Infrared photography exhibit goes "beyond visible"

The photographs displayed in Kathy Hornsby's "Beyond Visible" exhibit cause viewers to pause, if only for a moment.

At first glance, she said, the 31 photographs appear black and white. A closer look reveals warm and cool tones.

The longer you look, the more you notice.

Such is the subtle beauty of infrared photography, using specially adapted cameras to capture near-infrared light. Light that, at 700 to 1400 nanometers, is just slightly beyond the range of human sight at around 400 to 700 nanometers.

"It's not in the spectrum of what we see as visible light," Hornsby said. "Yet it's visible to us after it comes out of the camera and is printed."

"Beyond Visible" will display through Nov. 4 at Williamsburg Contemporary Art Center.

"This is a whole different realm of photography, and something that I don't think has been presented in the Williamsburg area," said Apryl Altman, the center's artistic director.

A longtime Williamsburg resident and gallery member, Hornsby has painted and photographed for several years. But three years ago, inspired by her photography mentor Nevada Wier, Hornsby became intrigued with the infrared process.

"There are things that are surprises, and there are a lot of failures when I do it," Horsnby said.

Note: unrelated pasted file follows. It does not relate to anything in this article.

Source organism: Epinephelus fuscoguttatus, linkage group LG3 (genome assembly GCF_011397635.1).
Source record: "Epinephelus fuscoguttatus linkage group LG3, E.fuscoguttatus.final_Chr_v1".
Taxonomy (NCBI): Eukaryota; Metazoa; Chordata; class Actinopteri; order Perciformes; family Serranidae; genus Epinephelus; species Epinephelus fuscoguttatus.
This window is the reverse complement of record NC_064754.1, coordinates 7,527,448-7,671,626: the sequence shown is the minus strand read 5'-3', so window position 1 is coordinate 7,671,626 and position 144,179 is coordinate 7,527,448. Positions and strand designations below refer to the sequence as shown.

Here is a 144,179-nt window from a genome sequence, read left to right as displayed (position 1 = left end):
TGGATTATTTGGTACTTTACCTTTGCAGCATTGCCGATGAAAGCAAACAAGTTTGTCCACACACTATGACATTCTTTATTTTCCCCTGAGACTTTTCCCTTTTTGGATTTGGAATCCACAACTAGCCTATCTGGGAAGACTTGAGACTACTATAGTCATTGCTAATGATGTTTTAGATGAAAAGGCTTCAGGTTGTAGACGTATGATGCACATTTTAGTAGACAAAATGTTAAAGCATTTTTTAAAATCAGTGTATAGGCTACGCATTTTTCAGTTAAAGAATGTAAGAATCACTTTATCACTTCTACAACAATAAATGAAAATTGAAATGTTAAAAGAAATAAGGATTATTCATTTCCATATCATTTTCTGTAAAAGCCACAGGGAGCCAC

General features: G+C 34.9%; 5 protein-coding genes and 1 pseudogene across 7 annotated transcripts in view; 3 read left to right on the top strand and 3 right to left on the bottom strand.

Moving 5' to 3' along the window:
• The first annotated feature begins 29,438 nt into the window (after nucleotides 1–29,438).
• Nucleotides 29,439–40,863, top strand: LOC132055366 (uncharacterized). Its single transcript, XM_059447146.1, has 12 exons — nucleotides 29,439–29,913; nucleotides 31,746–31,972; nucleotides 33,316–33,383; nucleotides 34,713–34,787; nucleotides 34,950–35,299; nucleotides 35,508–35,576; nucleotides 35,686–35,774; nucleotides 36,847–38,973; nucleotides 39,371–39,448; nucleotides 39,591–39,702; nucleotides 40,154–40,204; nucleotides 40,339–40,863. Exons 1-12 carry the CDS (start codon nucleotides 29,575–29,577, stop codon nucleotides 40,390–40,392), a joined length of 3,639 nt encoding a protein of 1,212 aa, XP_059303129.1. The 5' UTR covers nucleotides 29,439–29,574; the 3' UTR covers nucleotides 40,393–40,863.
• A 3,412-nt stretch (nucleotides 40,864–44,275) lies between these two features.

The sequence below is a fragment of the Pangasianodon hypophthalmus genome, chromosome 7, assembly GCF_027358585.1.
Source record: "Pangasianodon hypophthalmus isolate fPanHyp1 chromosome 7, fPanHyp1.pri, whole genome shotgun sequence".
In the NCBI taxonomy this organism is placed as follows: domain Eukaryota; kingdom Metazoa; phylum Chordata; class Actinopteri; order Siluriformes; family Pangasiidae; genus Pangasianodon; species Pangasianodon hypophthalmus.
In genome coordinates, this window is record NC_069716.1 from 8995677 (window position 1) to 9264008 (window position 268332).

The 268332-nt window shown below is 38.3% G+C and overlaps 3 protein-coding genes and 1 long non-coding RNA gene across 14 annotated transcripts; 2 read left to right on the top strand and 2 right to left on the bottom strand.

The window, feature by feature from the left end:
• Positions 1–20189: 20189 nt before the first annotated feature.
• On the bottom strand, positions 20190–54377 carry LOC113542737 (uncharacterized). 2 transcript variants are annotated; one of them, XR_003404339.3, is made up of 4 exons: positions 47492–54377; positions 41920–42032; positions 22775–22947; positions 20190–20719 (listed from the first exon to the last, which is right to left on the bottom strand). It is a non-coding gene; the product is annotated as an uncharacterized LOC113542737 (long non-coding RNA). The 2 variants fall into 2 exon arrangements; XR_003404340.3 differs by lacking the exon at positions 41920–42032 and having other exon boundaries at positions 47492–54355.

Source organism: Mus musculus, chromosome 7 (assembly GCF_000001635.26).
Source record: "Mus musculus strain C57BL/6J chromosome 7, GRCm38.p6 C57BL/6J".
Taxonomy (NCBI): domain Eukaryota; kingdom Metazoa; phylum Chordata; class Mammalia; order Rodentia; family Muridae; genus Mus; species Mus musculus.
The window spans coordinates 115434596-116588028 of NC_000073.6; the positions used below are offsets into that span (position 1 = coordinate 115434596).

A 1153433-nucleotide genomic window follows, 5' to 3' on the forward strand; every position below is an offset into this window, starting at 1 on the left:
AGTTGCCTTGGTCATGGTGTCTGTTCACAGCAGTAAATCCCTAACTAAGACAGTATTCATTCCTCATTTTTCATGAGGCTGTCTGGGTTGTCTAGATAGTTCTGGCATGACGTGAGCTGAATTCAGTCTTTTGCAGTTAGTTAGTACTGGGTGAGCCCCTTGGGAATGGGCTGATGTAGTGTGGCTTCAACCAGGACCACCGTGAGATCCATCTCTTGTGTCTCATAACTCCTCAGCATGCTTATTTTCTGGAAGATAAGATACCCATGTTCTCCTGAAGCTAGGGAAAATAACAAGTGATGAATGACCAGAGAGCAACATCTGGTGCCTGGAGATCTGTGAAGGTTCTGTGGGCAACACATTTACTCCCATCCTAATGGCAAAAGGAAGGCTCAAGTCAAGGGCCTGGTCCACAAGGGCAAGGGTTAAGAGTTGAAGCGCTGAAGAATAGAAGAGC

As with any art, it's been a learning process, she said. It still is.

"You have to shoot differently," she said. "You have to be really careful about where the (natural) light is coming from."

There are other restrictions: certain lenses, white balances and apertures work better than others.

"But that's part of the fun for me is thinking, 'Oh, this might work really well in infrared,' and then finding out that it doesn't. Or vice versa," Hornsby said.

Once the photograph has been captured and printed — Hornsby worked with Brittany Nelson of Flatten Image in Richmond — the image feels at once familiar and foreign.

"For me, it looks a little surreal," Altman said. "It almost looks silky. There's just a different feel of the picture."

However, Hornsby doesn't think an image compelling simply when shot in infrared. The strength, she believes, always stems from the subject.

"Beyond Visible" depicts everything from flowers in Hornsby's kitchen to the Herero people in Namibia, Africa, to scenes from the Himalayas. Hornsby thrives in taking environmental portraits, but she said infrared photography has pushed her to explore more landscapes.

"There are so many things in our world that we don't understand or comprehend or can see," Altman said. "This is a process that allows us to see something that we wouldn't normally get to see."

Hornsby will be in the gallery from 10 a.m.-5 p.m., Saturday and Sunday, during An Occasion for the Arts.

Bridges can be reached by phone at 757-345-2342.

Want to go?

When: 11 a.m.-3 p.m., Tuesdays-Saturdays; 1-5 p.m., Sundays

Where: Williamsburg Contemporary Art Center, 219 N. Boundary St.

Call 757-229-4949 or go to visitwcac.org for more information.

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